One day, while the man was swinging, a horned owl lighted on a tree nearby. He shot the owl and put it under the swing where he could look at it as he swung. His wife was getting very hungry.
That night when he came home without game, she said, "If I have nothing to eat to-morrow, I will be too weak to get up. You ought to kill something."
"Well, maybe to-morrow I will kill something."
The next morning the man went, as usual, to the swing. While swinging he heard a woman crying. He was frightened and stopped swinging. Soon he saw a female panther coming with three cubs. She was crying. As she approached, he heard a terrible roar in the North, the direction from which the panther had come. Then the man saw Whirlwind coming, tearing down all the trees in his path. He stopped on a tree near the swing.
"You know now what harm you have done," said Whirlwind to Panther.
"Why are you angry with the panther?" asked the young man. "What has she done to you?"
"She has torn up my best feather cap."
"Why do you think so much of your cap? It must have been a nice one."
"It was nice."
"What kind of feathers was it made of?"
"It was the skin and feathers of a horned owl."
"What would you think if I gave you another cap?"
"How can you get one?"
The young man picked up the horned owl that he had killed and threw it at Whirlwind. Whirlwind caught it, said, "Thank you, this is better than the one Panther destroyed," and away he flew.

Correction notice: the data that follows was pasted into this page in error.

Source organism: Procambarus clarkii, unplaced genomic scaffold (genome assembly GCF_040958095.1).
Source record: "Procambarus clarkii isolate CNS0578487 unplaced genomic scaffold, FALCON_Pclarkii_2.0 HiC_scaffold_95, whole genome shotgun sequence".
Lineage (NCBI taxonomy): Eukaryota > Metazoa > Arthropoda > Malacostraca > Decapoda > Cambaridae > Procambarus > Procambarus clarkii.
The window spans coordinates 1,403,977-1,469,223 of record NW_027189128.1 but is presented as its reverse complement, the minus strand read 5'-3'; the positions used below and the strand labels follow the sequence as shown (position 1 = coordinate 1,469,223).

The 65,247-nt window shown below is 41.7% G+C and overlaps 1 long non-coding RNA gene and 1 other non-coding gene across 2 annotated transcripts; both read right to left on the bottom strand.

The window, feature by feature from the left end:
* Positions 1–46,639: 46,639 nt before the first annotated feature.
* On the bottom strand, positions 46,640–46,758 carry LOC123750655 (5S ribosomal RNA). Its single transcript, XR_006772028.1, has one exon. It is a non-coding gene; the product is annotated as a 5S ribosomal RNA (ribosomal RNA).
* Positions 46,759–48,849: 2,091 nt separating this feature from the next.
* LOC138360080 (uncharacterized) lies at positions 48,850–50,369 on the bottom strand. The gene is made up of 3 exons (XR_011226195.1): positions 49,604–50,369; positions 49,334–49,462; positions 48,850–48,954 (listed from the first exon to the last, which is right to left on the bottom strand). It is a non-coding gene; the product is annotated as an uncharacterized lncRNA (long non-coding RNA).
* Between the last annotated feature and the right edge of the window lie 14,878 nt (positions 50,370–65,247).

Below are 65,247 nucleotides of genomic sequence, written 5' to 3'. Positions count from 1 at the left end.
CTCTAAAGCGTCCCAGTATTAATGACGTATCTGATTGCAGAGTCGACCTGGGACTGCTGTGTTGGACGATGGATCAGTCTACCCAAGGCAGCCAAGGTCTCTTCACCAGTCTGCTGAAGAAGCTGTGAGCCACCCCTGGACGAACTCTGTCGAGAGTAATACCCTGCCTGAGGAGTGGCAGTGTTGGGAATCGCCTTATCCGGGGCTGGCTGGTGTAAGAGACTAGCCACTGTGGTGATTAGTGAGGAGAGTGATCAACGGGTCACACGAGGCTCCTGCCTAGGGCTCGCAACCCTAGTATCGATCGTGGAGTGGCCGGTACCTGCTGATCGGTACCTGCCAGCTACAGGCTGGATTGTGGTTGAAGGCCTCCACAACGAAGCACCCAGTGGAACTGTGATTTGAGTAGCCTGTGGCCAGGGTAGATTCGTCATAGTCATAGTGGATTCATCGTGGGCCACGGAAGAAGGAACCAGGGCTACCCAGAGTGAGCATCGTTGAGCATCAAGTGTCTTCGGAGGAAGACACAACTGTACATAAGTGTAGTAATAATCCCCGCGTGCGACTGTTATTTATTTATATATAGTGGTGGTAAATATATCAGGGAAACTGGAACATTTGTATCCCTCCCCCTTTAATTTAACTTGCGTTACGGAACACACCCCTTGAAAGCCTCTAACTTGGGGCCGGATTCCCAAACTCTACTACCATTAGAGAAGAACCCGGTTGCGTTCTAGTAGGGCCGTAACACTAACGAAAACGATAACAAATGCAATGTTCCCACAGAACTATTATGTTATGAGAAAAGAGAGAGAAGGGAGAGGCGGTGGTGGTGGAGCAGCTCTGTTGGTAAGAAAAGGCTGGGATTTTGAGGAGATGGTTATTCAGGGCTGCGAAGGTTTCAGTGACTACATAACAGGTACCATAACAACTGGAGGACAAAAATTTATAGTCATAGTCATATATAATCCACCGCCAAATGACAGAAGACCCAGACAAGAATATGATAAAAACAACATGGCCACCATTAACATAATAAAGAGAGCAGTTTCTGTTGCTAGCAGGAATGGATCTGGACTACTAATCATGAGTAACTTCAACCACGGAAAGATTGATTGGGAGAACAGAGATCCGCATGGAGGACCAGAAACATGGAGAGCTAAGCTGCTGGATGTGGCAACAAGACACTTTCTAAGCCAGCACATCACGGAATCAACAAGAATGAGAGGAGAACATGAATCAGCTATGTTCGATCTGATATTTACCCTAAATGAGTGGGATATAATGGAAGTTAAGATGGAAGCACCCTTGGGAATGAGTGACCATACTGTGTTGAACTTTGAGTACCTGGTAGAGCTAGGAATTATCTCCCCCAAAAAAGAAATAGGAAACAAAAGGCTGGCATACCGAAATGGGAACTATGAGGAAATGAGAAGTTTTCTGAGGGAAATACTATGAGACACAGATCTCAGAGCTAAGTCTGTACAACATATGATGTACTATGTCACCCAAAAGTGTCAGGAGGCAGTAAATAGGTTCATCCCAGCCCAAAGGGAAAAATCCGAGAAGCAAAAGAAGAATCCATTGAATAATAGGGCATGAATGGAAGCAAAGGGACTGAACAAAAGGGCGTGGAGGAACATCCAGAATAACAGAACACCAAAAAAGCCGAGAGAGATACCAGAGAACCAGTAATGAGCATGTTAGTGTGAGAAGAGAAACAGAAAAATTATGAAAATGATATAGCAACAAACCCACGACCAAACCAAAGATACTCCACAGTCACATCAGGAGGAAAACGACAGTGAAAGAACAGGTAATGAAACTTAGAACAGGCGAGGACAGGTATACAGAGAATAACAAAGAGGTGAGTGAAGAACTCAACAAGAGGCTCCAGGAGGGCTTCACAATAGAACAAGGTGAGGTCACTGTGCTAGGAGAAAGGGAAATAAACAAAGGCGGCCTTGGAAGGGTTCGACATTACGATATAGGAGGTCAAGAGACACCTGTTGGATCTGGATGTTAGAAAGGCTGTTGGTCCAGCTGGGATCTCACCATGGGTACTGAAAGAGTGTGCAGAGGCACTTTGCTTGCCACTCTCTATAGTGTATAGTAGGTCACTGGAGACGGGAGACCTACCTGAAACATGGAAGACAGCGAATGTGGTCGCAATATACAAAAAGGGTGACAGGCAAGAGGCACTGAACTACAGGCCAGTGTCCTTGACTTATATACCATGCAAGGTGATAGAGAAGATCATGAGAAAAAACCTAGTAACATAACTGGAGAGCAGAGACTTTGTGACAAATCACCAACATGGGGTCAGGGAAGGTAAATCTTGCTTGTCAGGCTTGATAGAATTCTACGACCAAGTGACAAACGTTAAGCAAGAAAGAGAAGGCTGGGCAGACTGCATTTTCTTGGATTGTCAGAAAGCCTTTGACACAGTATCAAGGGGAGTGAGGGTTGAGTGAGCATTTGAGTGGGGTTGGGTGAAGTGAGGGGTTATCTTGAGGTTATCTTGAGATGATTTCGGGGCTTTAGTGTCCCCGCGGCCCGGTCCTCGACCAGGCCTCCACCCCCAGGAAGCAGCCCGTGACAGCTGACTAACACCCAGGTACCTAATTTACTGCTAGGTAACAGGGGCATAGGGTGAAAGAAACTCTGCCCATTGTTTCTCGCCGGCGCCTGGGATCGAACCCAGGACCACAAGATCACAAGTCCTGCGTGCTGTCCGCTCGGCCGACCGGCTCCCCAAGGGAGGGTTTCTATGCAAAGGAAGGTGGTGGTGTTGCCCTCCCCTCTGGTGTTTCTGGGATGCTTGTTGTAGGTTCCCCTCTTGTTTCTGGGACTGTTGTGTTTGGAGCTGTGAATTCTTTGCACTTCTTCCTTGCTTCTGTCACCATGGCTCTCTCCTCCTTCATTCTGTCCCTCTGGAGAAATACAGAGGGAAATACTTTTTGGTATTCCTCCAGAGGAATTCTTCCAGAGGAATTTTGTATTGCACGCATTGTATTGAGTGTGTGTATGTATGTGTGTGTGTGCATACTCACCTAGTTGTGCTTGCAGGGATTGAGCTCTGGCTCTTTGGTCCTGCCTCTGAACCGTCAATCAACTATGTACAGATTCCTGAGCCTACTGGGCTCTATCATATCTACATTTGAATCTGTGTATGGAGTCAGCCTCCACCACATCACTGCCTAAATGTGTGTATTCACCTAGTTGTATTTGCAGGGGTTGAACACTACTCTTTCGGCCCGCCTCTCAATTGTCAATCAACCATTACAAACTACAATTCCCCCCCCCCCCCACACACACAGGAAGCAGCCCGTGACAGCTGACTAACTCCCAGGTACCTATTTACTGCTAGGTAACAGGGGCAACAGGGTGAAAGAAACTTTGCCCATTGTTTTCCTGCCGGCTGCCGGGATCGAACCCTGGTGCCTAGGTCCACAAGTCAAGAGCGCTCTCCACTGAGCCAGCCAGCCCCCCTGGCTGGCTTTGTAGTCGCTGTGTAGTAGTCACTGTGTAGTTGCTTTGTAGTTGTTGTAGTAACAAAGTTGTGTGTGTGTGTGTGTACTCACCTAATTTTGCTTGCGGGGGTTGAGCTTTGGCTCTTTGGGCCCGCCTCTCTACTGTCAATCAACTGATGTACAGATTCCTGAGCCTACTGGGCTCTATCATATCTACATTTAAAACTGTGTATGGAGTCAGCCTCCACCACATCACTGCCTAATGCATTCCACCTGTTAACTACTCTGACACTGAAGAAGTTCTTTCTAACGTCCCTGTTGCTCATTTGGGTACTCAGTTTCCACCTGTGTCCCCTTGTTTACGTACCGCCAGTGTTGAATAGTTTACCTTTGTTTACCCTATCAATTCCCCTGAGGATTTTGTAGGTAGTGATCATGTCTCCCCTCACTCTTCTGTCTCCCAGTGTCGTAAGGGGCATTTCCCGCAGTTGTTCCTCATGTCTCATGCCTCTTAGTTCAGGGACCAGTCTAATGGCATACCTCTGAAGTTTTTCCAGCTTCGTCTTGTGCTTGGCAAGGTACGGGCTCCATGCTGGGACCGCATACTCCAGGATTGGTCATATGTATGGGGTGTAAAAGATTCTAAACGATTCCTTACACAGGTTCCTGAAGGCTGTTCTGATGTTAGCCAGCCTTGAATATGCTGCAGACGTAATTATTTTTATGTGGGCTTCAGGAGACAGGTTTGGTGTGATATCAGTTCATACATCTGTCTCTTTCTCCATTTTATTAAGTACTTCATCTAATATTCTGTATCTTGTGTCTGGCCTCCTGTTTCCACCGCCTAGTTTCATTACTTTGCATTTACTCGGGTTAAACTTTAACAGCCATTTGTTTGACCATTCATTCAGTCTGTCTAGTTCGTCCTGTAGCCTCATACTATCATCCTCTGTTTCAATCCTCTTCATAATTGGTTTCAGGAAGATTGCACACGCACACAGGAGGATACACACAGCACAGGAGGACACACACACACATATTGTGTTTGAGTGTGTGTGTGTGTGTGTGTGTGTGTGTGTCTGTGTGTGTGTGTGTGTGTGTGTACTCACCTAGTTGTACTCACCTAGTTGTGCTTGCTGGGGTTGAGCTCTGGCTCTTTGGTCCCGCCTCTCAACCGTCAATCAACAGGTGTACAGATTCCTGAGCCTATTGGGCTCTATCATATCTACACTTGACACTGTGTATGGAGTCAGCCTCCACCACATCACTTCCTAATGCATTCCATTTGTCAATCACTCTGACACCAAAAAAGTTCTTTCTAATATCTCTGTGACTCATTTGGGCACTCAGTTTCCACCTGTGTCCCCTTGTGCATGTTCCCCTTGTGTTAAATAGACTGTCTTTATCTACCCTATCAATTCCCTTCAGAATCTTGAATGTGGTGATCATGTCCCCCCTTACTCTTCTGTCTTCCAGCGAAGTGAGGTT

Panther thanked the man, and said, "I am glad that you had the owl, you have saved my life. Now I will help you. Go to that knoll yonder, behind it you will find two bucks fighting. Shoot them both. The one you shoot first will not run; they will fight till they die."
The young man found the bucks and watched them till
they killed each other. Then, taking a large piece of meat, He went home to his wife, who was almost starved.
"I have brought you meat," said he, "I had good luck to-day."
The woman sprang up, threw the meat on the fire and hardly waited for it to cook till she began to eat.
They dragged the bucks home, skinned them, and had plenty of meat. The young woman dried the meat and tanned the skins.
Panther told the main to always hunt near the swing and he would kill a great deal of game.
When they had a large quantity of meat, the man said to his wife, "Your brothers are good hunters. No doubt they have plenty of meat, but I will find them and see."
He started. On the way he killed a deer, and he carried the carcass along. He found the camp and looking in saw the brothers; they were poor and weak.
He went in, and asked, "How are you?"
"We are almost starved," said one of them. "We can find nothing to kill."
"Your sister and I have a plenty. Come and live with us. I have meat here. Eat and then come to my camp."
He gave them the deer and they ate the meat nearly raw, they were so hungry.
When they started for the young man's camp he went ahead, got home quickly and told his wife he had found her brothers nearer starvation than she had been. During the night the brothers came. They were satisfied and remained with their sister and brother-in-law.
After a while they all went back to the village loaded with skins and venison. Now the young man was rich; and he and his wife lived ever after in Geneseo Valley.